Section: New Results

Some Ongoing Work

Metric Learning for Graph-based Label Propagation

The efficiency of graph-based semi-supervised algorithms depends on the graph of instances on which they are applied. The instances are often in a vectorial form before a graph linking them is built. The construction of the graph relies on a metric over the vectorial space that helps define the weight of the connection between entities. The typical choice for this metric is usually a distance or a similarity measure based on the Euclidean norm. We claim that in some cases the Euclidean norm on the initial vectorial space might not be the most appropriate to solve the task efficiently.

In a paper currently under review, we proposed an algorithm that aims at learning the most appropriate vectorial representation for building a graph on which label propagation is solved efficiently, with theoretical guarantees on the classification performance.

Link Classification in Signed Graphs

We worked on active link classification in signed graphs. Namely, the idea is to build a spanning tree of the graph and query all its edge signs. In the two clusters case, this allows to predict the sign of an edge between nodes u and v as the product of the signs of edge along the path in the spanning tree from u to v. It turns out that ensuring low error rate amounts to minimizing the stretch, a long open standing problem known as Low Stretch Spanning Tree [11] . While we are still working on the theoretical analysis, experimental results showed that our construction is generally competitive with a simple yet efficient baseline and outperforms it for specific graph geometry like grid graphs.

Moreover, based on experimental observations, we will also analyze a heuristic which exhibits good performance at a very low computational cost and is therefore well suited for large-scale graphs. In a nutshell, it predicts the sign of an edge from u to v based on the fraction of u negative outgoing edges and v negative incoming edges, exploiting a behavioral consistency bias from signed social network users.

Going further in link classification, we believe that the notion of sign can be extended, going from one binary label per edge to a more holistic approach where the similarity between two nodes is measured across different contexts. These contexts are represented by vectors whose dimension matches the dimension of unknown feature vectors associated with each node. The goal is to answer queries of the form: how similar are nodes u and v along a specific context? We first plan to validate the relevance of this modeling on real-world problems, then test baseline methods on synthetic and real data before looking for a more effective, online prediction method.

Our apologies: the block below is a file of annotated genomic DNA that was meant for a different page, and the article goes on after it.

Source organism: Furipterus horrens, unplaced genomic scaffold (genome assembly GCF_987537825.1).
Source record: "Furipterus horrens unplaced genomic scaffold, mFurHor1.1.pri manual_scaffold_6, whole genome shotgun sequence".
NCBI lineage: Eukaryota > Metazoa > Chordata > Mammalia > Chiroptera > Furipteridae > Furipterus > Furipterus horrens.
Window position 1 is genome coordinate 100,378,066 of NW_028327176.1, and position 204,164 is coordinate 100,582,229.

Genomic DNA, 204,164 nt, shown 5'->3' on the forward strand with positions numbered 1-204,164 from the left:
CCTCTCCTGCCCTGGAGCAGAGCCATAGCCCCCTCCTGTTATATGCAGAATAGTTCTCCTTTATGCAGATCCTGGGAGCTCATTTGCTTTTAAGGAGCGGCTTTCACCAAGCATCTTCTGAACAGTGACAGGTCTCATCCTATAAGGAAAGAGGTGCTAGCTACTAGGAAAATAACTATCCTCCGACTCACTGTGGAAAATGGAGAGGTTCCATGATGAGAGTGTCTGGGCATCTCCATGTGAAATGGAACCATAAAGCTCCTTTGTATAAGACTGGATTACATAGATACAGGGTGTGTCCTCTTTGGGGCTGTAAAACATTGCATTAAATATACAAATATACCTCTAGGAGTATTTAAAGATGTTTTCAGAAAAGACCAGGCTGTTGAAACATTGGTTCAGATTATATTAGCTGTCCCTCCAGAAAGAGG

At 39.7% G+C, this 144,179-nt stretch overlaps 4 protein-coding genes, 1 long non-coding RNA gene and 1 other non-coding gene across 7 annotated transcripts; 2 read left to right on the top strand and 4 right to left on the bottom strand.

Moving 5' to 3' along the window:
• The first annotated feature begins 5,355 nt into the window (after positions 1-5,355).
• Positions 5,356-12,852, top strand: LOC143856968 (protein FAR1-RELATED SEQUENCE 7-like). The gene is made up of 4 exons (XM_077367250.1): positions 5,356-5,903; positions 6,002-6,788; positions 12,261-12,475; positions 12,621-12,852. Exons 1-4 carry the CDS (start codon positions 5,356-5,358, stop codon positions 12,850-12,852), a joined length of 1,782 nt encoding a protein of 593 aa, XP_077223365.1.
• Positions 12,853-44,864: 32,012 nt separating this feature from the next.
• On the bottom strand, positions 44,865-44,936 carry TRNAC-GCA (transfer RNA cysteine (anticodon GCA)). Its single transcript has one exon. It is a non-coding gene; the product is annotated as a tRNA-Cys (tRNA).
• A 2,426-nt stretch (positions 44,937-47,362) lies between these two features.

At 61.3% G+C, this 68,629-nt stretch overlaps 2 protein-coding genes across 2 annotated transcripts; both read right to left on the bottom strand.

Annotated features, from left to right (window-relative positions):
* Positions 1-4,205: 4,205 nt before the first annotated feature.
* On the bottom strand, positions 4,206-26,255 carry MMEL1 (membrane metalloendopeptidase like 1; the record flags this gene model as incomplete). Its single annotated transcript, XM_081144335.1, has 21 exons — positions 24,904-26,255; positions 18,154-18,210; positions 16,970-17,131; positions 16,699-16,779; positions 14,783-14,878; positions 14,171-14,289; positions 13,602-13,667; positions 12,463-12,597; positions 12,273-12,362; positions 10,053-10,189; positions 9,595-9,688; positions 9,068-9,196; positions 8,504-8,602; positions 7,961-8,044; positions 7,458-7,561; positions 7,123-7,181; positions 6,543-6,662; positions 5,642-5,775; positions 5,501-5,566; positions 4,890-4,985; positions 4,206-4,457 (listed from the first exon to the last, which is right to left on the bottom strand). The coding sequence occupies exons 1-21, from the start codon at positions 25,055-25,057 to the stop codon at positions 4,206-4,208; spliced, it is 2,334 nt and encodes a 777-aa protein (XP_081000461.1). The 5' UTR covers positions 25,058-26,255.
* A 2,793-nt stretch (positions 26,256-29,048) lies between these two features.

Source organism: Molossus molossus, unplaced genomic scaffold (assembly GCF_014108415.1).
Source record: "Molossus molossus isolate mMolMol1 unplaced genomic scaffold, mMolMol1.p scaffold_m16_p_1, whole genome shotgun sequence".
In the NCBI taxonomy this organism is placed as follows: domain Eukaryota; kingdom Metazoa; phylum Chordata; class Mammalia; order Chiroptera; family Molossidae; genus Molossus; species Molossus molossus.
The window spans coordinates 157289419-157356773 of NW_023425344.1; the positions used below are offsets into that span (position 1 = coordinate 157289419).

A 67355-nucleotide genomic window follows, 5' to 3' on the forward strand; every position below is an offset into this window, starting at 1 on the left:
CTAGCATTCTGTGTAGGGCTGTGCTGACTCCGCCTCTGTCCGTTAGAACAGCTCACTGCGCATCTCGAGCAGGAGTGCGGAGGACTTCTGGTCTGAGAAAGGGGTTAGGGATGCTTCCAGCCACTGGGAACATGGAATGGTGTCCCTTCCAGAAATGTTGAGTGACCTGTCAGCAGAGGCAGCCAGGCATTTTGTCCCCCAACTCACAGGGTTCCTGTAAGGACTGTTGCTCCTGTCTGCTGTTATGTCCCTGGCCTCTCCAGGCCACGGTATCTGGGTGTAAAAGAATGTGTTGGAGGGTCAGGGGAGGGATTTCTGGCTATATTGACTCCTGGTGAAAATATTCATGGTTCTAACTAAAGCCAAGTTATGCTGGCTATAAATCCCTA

Graph-based Learning for Dependency Parsing

We are investigating the use of different graph-based learning techniques such as k-nearest neighbors classification and label propagation for the problem of dependency parsing. While most of current approaches rely on learning a single scoring model (through SVM, MIRA, neural networks) from a large set of hand annotated training data (usually thousands of sentences), we are interested in using the sentence space geometry (approximated via a similarity graph over some labeled and unlabeled sentences) to tune the model to better fit a given sentence. This amounts to learning a slightly different model for each unlabeled sentence.

In order to successfully parse sentences in this setting, we need to propagate parsing information from labeled sentences to unlabeled ones through the graph. In order to build a similarity graph well suited to dependency parsing, we worked on learning a similarity function between pairs of sentences, based on the idea that two sentences are similar if they have similar parse trees. We will then investigate how to propagate the trees (which may be of varying sizes) through the graph and consider several propagation schemes.